The authorities in Israel did not accept Ben Ammi and his followers as biblical Jews and did not deem them entitled to citizenship under the Israeli “Right of Return” law. Instead, the African Israelites were granted temporary tourist visas. Legal troubles ensued when it became apparent that the African Israelites had no intention of ever leaving. The Jewish authorities did not want to expel them, however, and face accusations of racial discrimination. After much perseverance, the group was finally granted residency in 2004. This allowed them to stay in Israel, but not as full citizens. In 2008, there were approximately 2,500 African Israelites living in Israel. They adhere to strict dietary and behavioral laws, which include veganism and Old Testament Mosaic Law.

These are just two of many Black Hebrew / Israelite sub-sects, each one distinct and independent from the others. Other Black Hebrew / Israelite groups include the Church of the Living God, the Pillar Ground of Truth for All Nations, the Church of God and Saints of Christ, and the Commandment Keepers. What they have in common is their race (i.e., black African descent) and their claim to have descended from the biblical Hebrews of Old Testament times.

Is it possible that Old Testament Hebrews left behind some black ancestors? Yes. Given Israel’s proximity to Africa, it is plausible that there are African Jewish groups, especially following the Roman expulsion and the Diaspora of the Jews. In fact, the entire Jewish nation spent four centuries in Africa before returning to the Promised Land (modern-day Israel), and interactions between the Hebrews and African nations are documented throughout the Old Testament.

There is a group of black Jews living in Africa today who practice a very ancient form of Judaism. Unlike the modern Original African Hebrew Israelite Nation of Jerusalem, the Beta Israel group of Ethiopia is accepted by the majority of Jews and by the nation of Israel as being historically Jewish. When it comes to the question of Black Hebrews / Israelites, it is not so much a matter of whether there are groups of blacks with partial Jewish ancestry living in the world today. The question is whether these particular groups claiming Jewish ancestry truly are descendants of the biblical Hebrews.

Whether or not any of the Black Hebrew / Israelite groups have Jewish ancestry is not the most important issue. Even if it could be conclusively proven that a Black Hebrew / Israelite faction is partially genetically descended from the biblical Israelites, what these groups believe is far more important than their ancestry. Each of these groups, to varying degrees, have beliefs that are unbiblical. Above everything else, the most crucial error is a misunderstanding, or in some cases denial, of who Jesus Christ is, what He taught, and how His death and resurrection provide the way of salvation.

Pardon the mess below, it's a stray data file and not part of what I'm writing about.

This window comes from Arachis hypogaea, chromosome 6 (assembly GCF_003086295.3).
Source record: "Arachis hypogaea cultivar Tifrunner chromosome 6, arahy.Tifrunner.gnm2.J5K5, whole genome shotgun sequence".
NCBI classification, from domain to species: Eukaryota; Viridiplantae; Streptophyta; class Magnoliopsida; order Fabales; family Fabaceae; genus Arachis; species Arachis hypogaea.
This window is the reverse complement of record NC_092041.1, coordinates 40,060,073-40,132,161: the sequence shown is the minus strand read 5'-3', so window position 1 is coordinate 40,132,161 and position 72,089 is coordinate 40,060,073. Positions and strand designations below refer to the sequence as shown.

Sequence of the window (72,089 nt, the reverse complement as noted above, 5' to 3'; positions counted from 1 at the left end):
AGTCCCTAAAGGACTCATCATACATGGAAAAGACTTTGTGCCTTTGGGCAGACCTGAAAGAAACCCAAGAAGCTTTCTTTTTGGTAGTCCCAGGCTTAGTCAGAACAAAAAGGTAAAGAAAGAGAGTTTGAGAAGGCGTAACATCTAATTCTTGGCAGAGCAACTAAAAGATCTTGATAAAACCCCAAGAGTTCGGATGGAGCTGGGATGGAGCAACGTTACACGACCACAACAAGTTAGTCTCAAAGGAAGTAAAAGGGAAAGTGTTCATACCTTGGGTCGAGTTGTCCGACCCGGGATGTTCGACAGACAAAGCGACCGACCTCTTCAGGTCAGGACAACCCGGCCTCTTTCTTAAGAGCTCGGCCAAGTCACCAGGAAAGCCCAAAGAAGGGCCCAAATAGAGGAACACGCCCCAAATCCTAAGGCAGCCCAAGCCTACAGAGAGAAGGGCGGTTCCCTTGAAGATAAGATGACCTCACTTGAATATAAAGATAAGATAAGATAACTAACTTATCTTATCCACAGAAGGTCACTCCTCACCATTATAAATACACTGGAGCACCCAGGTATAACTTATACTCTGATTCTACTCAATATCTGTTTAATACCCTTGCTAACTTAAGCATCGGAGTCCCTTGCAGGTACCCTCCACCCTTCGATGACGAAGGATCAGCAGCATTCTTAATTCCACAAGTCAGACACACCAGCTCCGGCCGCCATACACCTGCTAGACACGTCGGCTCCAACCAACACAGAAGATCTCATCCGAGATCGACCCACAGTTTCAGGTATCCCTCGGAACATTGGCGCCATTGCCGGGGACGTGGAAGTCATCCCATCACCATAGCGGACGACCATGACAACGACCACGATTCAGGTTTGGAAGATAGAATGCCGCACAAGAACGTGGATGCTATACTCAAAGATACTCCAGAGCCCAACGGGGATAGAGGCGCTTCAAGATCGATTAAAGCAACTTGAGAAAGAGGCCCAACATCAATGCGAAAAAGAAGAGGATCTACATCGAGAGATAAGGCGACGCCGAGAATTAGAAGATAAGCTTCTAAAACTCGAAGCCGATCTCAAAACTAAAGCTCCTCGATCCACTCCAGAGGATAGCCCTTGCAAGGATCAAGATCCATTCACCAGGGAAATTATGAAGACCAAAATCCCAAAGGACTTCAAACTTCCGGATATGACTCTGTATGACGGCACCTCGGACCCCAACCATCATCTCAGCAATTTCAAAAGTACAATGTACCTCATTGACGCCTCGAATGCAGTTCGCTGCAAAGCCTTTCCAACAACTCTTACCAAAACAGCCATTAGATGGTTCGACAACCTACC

How Should a Christian Spouse handle an adulterous affair that has resulted in a child?

Marriage is a covenant that brings a couple together both spiritually and physically. Infidelity causes a devastating blow that tears through the oneness of marriage, often resulting in irreparable damage. This can be especially true if a child is conceived through adultery.

A parent’s responsibility to his child is not determined by the circumstances of the child’s conception. Bringing a child into the world through an adulterous act is unfavorable for all parties involved, but it is important to remember that the child is innocent and deserves to have two parents in his/her life.

That child conceived through adultery also has the right to be loved, protected, and provided for. Children are a blessing from God (Psalm 127:3). The child must not be seen as a curse, as a reminder of the sin, or as in any way less worthy. An adulterous affair generates much emotion, vented in many ways, but the child cannot be made the target of spite or ill will.

If the wife decides to remain with her husband even after his affair resulting in a child, she must be prepared to forgive the sin. If the husband decides to remain with his wife who is pregnant with another man’s child, he must forgive the sin. The Bible tells us that Christians are to forgive each other, just as God has forgiven us (Matthew 6:14-15). This means making the choice to put aside the feelings of anger and jealousy.

Ideally, the wife whose husband has fathered a child with someone else will be able to embrace the child as a stepson or stepdaughter, even if the child does not live in her home. She should not stand in the way of her husband forming a relationship with his child, even though this might be painful for her. He has financial, spiritual, and emotional obligations to all his children (Ephesians 6:4).

Conversely, the husband whose wife bears a child by another man should strive to see himself as a stepfather-or even an adoptive father, depending on the living arrangements. Of course, every situation is different, and there are always legal, familial, and personal complexities. But, as believers seek to follow the Lord, their response to adulterous affairs must include measures of forgiveness and grace and love and peace.

Adultery is a sin with the potential to break up families, but it need not be the end of a marriage. Instead, the couple should work even harder at rebuilding their relationship on the firm foundation of faith and obedience to Jesus Christ. Only the grace and mercy of God and strong faith in Christ will get a couple through this difficult situation. But grace, mercy, and faith are all the gifts of God through the Holy Spirit, and they are available from God to those who truly seek to glorify Him.